Hello again. Have you missed me? Wadda ya mean you never noticed I was gone?! Well, I’ve been busy with gardening, day jobs, family and baking. A short break from blogging had to happen: there are only 24 hours in a day, after all. Always busy, I’ve been honing my skills in the kitchen with a few new toys and suchlike. I’m the proud owner of this…
Yes! It’s a banneton! I can see you’re impressed. If you’ve no idea what this rattan basket is for, I’ll tell you: it shapes dough during the final proofing stage before baking. As the dough rises it pushes against the patterned interior, taking on the tight spiral pattern. The results can look fantastic. So what bread are you going to bake using this fancy pants thing? An artisan bread mix, of course…
I enjoyed my first Bacheldre bread mix and have been determined to blog another one ever since. Hearty bread full of flavour – the only acceptable loaf IMO. As ever the on pack directions list the additional ingredients the baker needs.
- 300ml water (or dark ale)
- 25g (or one tablespoon) butter or oil
The dark ale addition will have to wait for another day, I’m keeping it simple with water. Perhaps a side by side comparison post in the future. Anyway, combine the dry mix and water and oil until a soft dough is formed. Knead for five minutes then cover and leave for half an hour. Knead for five minutes more then cover again and leave for another 30 minutes. Form dough into a smooth ball. Take the banneton and flour it well – the dough must not stick to the basket. Place the ball upside down into the floured banneton.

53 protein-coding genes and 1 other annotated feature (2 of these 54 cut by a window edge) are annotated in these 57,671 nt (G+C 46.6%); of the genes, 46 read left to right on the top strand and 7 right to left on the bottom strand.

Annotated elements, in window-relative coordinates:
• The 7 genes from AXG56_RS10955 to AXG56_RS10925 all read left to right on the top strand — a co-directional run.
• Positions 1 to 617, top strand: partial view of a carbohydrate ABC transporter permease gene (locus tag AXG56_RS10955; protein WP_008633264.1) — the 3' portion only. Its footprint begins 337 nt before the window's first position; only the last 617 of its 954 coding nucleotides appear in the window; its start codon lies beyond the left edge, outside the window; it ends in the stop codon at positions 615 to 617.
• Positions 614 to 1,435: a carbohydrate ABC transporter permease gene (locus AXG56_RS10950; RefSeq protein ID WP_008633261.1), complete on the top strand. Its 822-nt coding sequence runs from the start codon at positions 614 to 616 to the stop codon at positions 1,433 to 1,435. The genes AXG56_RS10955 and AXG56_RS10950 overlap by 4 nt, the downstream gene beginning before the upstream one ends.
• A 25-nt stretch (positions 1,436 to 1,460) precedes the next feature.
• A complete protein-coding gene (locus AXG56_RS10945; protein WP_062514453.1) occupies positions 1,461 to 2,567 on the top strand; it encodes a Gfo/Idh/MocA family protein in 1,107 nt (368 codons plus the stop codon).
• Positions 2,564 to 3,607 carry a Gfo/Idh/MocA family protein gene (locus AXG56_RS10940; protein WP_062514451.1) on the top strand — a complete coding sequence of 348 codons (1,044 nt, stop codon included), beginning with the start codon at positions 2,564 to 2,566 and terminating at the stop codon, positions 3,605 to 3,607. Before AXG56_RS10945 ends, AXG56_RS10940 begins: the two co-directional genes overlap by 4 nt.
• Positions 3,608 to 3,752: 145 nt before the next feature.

Cover over and leave until fully risen (an hour or so).
Find a baking sheet, place it in your oven and preheat to 230°c. Be careful here as the risen dough must be placed on the baking sheet. Use cloths/oven gloves/someone else to invert the banneton and release the dough. As the flouring was good, nothing should stick should it? Okay so far? Work quickly to get the (now sizzling dough) back in the oven and bake for about 45 minutes. The very hot sheet will help the base of the loaf crisp up.
Slash the dough to help oven spring and overall appearance..
Okay, Mr Bread Blog. Why not use a loaf pan? Is this banneton stuff really necessary at home? The look of the bread alone is enough reason to use a basket. If you want a professional finish (and impress yourself more than others) it is the only way to go…
Isn’t that worth the effort? A great loaf from a high quality bread mix. Bacheldre Watermill scores high.